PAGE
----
Reider, the former ONC employee, believes the agency doesn’t take EHR safety seriously as part of its mission. He notes it’s the administration’s perspective that government should have a smaller role in how business is operated. “Don [Rucker, current National Coordinator for Health IT] is a friend, but being a member of this administration, he views the role of ONC as [not] having a very active role in protecting the safety of these systems. It’s a philosophical  perspective in what government’s role is,” Reider says.

He also says that for years, ONC has discussed creating a safety center, but plans have never evolved very far. “We really need to exert pressure, perhaps through Congress. Health IT is a young industry and people might not be at a place where they understand the important role that it plays.”

In response to Reider’s remarks, ONC, through a spokesperson, said the agency appreciates the efforts from MedStar and the AMA to improve EHR usability and safety. “We also recognize that there are examples of health IT-related adverse events and the importance of reporting these events. Many of those are intercepted by clinicians before patients are impacted,” the ONC official said.

What’s more, in November, ONC did name the winners of the Easy EHR Issue Reporting Challenge, who all created software tools that should help clinicians more easily report EHR usability and safety issues from within their typical workflow, the agency official pointed out.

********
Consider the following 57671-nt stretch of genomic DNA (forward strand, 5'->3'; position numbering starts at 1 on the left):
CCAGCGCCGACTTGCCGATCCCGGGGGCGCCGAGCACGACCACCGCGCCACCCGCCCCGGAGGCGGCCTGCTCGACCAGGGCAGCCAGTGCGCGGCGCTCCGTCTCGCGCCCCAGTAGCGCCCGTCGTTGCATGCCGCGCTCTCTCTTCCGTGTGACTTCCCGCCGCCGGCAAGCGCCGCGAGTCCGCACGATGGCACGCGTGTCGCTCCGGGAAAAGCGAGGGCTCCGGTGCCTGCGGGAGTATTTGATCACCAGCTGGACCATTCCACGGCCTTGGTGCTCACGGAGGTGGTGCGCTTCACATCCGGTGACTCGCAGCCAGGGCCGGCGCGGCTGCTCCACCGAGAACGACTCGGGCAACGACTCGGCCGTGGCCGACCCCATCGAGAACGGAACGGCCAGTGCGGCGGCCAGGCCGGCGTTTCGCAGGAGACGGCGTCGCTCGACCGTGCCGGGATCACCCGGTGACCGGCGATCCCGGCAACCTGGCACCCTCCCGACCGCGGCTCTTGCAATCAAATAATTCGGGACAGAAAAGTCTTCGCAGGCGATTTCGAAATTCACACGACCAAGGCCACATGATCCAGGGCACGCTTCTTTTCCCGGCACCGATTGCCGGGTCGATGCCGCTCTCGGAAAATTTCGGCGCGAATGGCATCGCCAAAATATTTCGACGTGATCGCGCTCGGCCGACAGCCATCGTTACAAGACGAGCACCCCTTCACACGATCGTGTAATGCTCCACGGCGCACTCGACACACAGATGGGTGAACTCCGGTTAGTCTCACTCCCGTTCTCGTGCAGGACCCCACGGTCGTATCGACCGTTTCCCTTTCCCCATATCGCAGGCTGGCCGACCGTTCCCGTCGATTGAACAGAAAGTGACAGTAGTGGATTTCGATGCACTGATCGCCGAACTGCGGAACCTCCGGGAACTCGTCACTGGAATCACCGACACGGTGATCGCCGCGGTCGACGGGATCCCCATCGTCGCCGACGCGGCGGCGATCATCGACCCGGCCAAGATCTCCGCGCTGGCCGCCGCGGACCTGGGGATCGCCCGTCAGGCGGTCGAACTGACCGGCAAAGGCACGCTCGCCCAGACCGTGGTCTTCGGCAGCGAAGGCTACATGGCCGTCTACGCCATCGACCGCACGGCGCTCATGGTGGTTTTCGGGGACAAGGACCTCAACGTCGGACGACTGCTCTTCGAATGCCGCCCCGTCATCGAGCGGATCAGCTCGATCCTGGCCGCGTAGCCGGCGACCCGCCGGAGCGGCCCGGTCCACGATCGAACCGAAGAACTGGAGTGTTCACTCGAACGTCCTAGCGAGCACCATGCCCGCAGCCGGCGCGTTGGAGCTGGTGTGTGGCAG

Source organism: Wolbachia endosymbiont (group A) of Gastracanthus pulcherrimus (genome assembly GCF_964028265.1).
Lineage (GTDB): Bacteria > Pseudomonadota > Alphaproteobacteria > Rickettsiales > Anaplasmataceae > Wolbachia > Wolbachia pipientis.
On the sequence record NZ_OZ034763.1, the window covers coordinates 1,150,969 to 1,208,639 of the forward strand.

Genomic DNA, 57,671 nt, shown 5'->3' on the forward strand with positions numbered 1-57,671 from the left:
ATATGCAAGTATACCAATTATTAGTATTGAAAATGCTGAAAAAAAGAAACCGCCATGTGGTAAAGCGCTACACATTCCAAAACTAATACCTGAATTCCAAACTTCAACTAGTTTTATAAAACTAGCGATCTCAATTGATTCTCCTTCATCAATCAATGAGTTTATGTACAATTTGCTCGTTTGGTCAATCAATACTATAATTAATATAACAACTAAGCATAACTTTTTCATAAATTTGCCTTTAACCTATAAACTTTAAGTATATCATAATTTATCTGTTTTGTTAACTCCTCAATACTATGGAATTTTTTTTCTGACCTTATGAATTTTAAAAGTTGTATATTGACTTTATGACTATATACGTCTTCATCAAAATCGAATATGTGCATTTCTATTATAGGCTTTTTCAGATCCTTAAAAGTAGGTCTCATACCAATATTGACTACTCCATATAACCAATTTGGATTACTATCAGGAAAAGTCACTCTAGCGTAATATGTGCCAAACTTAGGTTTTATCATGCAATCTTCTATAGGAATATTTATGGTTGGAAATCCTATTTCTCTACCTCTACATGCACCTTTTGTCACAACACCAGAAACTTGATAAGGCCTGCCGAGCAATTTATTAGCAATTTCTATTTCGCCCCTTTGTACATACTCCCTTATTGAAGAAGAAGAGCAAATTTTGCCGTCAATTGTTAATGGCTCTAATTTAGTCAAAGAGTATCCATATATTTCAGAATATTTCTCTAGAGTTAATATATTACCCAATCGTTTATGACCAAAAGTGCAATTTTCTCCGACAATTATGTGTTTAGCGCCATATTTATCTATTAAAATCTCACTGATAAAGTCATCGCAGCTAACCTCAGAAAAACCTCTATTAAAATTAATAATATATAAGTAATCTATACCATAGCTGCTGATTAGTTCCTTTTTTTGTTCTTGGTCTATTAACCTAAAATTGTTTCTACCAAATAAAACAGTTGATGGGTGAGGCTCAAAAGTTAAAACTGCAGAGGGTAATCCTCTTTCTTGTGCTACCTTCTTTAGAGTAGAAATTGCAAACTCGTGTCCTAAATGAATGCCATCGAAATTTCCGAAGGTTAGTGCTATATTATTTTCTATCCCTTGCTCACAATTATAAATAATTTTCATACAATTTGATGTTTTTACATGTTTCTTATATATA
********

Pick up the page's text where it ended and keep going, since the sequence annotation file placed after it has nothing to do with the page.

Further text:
And in the proposed regulation on interoperability and information blocking, there are “significant usability provisions, including prohibiting a health IT developer from stopping the communication of screenshots of the developer’s health IT except in certain conditions,” ONC’s official noted.

ONC, in the rule, is also proposing “that a developer of certified health IT must in a reasonable period of time, but not later than two years from the effective date of this rule, amend any certified health IT contract or agreement to remove or void any contractual provision that contravenes the prohibition on restricting communications regarding the specified subjects,” according to the ONC official.

As such, it appears that ONC, as directed by the Cures Act, is taking the necessary steps to address usability and patient safety issues. Ratwani says he knows that ONC is working hard, but both he and Reider express concern if the agency—which almost got its budget slashed in half last year, only to be restored by Congress—has the necessary resources to carry out these duties.

“If they don’t, Jacob and I will be writing the 20-year paper on how usability and safety challenges still exist, and we certainly don’t want to be there,” Ratwani says.